Black Leaders and For-Profit Schools
Recently the Atlanta Post ran an excellent piece criticizing some African-American leaders for opposing new regulations proposed by the Department of Education that would improve accountability of for-profit schools. The idea behind the proposed regulations, which Campus Progress supports, is to remove federal financial aid from college-level training programs if a large percentage of their students fail to find work or end up with high levels of debt. Seems like a good idea for all students—including students of color, right? But according to the editorial:
Interestingly enough, Black leaders like Jesse Jackson and members of the Black Caucus are opposed to these new regulations. William Gray, a Pennsylvania Democrat and former Black Caucus member, has been tapped to lobby on the behalf of the for-profit schools.
Why some black leaders are suddenly on the for-profits’ side of the debate is unclear, but he Post piece raises some questions:
… it’s questionable whether the black leaders challenging the Department of Education’s attempts are inspired by lobbying duties or genuine conviction. The for-profit industry is spending a lot of money to fight these proposed regulations and lobbying politicians constitutes a legal way of buying favors. According to Bloomberg, ten education companies have increased their spending on lobbying by $1.3 million over the last year. All that influx of money makes it difficult to discern why William Gray and Jesse Jackson are defending these schools[.]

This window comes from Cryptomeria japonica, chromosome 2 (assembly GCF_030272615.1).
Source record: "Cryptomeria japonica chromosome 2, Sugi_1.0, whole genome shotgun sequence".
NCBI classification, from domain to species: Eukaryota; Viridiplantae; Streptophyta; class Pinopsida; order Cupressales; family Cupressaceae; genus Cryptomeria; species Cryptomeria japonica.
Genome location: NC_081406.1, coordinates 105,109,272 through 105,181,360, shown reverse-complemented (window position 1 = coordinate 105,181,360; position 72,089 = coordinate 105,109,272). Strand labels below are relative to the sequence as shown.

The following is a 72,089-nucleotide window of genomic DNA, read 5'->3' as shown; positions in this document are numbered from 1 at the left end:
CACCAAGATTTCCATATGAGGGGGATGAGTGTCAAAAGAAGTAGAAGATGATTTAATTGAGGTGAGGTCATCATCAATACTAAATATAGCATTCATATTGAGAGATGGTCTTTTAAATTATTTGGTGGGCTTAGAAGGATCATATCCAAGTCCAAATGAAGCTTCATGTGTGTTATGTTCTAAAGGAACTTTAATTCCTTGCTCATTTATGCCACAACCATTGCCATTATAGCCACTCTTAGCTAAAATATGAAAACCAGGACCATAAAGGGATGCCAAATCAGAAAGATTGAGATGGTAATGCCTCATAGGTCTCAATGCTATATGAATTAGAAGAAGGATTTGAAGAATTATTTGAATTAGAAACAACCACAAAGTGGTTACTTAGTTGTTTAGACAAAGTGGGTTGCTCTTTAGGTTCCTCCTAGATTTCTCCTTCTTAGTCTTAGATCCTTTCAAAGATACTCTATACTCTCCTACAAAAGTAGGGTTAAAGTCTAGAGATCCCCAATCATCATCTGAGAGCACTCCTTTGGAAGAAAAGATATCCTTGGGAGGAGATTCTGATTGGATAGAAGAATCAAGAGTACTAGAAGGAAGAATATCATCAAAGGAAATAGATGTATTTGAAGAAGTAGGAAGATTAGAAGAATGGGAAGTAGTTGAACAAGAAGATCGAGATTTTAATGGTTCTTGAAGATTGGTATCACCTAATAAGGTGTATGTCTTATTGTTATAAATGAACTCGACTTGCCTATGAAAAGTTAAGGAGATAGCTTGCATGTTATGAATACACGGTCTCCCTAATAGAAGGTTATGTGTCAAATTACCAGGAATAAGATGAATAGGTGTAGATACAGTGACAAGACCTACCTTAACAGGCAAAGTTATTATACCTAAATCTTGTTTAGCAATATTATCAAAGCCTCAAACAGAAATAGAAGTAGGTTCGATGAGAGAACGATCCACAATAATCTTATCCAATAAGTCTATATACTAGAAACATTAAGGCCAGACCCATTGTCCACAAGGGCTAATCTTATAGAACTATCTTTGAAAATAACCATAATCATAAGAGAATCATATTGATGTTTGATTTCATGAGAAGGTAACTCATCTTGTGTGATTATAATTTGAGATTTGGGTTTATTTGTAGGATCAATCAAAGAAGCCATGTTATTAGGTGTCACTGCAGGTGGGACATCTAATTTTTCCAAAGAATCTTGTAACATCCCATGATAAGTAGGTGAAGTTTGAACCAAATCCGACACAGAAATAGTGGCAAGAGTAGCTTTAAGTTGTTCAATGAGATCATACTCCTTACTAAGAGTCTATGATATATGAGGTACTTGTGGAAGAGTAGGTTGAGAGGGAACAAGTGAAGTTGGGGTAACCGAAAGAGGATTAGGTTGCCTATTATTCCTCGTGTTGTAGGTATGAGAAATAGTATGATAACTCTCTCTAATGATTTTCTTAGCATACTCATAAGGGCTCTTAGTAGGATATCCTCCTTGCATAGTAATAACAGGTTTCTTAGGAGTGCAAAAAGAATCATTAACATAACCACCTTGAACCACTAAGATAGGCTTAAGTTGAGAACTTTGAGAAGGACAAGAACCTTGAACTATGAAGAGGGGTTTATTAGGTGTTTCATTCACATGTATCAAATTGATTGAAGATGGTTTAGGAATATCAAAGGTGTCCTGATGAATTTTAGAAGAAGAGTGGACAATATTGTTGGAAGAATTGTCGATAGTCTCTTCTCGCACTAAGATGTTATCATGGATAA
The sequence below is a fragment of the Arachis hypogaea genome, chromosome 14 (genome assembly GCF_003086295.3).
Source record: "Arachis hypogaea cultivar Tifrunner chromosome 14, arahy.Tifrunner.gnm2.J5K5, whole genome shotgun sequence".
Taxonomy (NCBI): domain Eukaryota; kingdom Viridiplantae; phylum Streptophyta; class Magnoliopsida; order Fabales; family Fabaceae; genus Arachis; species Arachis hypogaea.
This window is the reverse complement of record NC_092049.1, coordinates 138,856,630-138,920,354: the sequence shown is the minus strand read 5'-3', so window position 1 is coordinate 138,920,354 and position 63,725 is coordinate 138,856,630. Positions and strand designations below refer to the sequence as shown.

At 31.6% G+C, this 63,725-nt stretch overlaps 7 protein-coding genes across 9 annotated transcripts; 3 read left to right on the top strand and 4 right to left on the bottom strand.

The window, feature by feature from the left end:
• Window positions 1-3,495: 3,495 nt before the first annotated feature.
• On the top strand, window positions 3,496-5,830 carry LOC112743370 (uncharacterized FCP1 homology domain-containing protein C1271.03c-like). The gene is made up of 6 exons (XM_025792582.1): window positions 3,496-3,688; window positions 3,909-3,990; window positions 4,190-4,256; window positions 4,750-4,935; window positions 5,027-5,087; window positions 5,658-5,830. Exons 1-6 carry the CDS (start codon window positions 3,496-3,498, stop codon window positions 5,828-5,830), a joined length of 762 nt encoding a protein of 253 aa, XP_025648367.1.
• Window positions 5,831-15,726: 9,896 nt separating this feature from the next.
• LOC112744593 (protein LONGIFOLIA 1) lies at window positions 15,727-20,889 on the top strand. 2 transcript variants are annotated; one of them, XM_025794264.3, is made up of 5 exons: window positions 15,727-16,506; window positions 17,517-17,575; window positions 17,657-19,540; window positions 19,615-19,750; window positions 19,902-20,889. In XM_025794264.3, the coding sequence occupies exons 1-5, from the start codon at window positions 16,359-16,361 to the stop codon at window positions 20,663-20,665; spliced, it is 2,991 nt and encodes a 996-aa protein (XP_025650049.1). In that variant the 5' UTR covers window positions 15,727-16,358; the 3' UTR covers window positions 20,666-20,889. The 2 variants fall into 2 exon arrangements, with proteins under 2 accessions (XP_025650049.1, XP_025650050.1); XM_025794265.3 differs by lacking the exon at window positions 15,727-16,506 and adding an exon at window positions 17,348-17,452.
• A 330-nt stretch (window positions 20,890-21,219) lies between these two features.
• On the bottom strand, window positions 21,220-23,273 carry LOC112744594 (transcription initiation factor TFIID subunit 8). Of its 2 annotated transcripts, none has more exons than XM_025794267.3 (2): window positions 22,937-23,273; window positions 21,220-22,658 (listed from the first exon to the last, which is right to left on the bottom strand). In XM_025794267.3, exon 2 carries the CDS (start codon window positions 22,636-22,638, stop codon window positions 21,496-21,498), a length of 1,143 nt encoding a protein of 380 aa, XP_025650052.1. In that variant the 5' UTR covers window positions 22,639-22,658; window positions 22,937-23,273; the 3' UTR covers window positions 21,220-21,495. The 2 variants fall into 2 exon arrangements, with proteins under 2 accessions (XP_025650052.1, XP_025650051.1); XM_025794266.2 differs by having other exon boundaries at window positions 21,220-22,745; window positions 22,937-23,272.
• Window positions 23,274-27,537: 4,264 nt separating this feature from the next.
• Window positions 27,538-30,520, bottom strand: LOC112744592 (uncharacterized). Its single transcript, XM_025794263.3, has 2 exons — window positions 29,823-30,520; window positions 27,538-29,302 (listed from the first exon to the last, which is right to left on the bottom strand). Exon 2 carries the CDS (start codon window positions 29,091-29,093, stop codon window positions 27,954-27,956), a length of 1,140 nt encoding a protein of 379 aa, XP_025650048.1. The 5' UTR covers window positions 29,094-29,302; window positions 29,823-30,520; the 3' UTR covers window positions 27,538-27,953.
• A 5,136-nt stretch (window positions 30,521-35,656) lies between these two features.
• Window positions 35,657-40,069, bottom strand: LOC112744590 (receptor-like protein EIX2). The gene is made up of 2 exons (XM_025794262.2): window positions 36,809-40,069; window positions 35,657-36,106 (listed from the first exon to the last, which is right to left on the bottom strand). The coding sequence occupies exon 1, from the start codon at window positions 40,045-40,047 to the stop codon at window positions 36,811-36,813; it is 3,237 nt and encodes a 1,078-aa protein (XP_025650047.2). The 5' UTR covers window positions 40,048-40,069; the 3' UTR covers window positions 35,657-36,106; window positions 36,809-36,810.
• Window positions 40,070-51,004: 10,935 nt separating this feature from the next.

Jackson and Gray might be on the side of the for-profit schools, but not all prominent black leaders are on board. Inside Higher Ed recently reported that for-profit lobbyist Lanny Davis asked to include prominent black leader Al Sharpton on an ad campaign to oppose the regulations, but Sharpton objected. In an email he reportedly sent to Davis, Sharpton said:
Though I agree that there is a need for the services the schools provide, especially in communities of color, we should weed out the abusers of this service. … To attack the Department rather than engage them is a bad strategy in my opinion. I think the President and Sec Duncan are not the enemies here. In fact I think they have done more for closing the education achievement gap than they have been given credit.
Furthermore, Julianne Hing’s reporting in Colorlines points out that minority leaders taking a stand against regulations that cut off funds from bad programs doesn’t make sense:
According to the Career College Association, which represents for-profit schools, 43 percent of students are people of color; in the United States, 23 percent of blacks and 18 percent of Latinos with associate degrees went to for-profit schools.Most notably, for-profit schools teach 12 percent of the nation’s post-secondary students—and counting—but receive 23 percent of the nation’s federal student aid money. This alone is not a bad thing—students deserve an education and help to make their education affordable. But 40 percent of students from for-profit schools eventually default on their loans; the national average for all higher education institutions is 20 percent. And the dropout rate from for-profit schools is also alarmingly high—a whopping 57 percent never graduate.
Those are some pretty startling figures. If anything, black and other minority leaders should be calling for stronger regulations so that students of color aren’t left with huge piles of debt and dismal job prospects.
Kay Steiger is the editor of CampusProgress.org.
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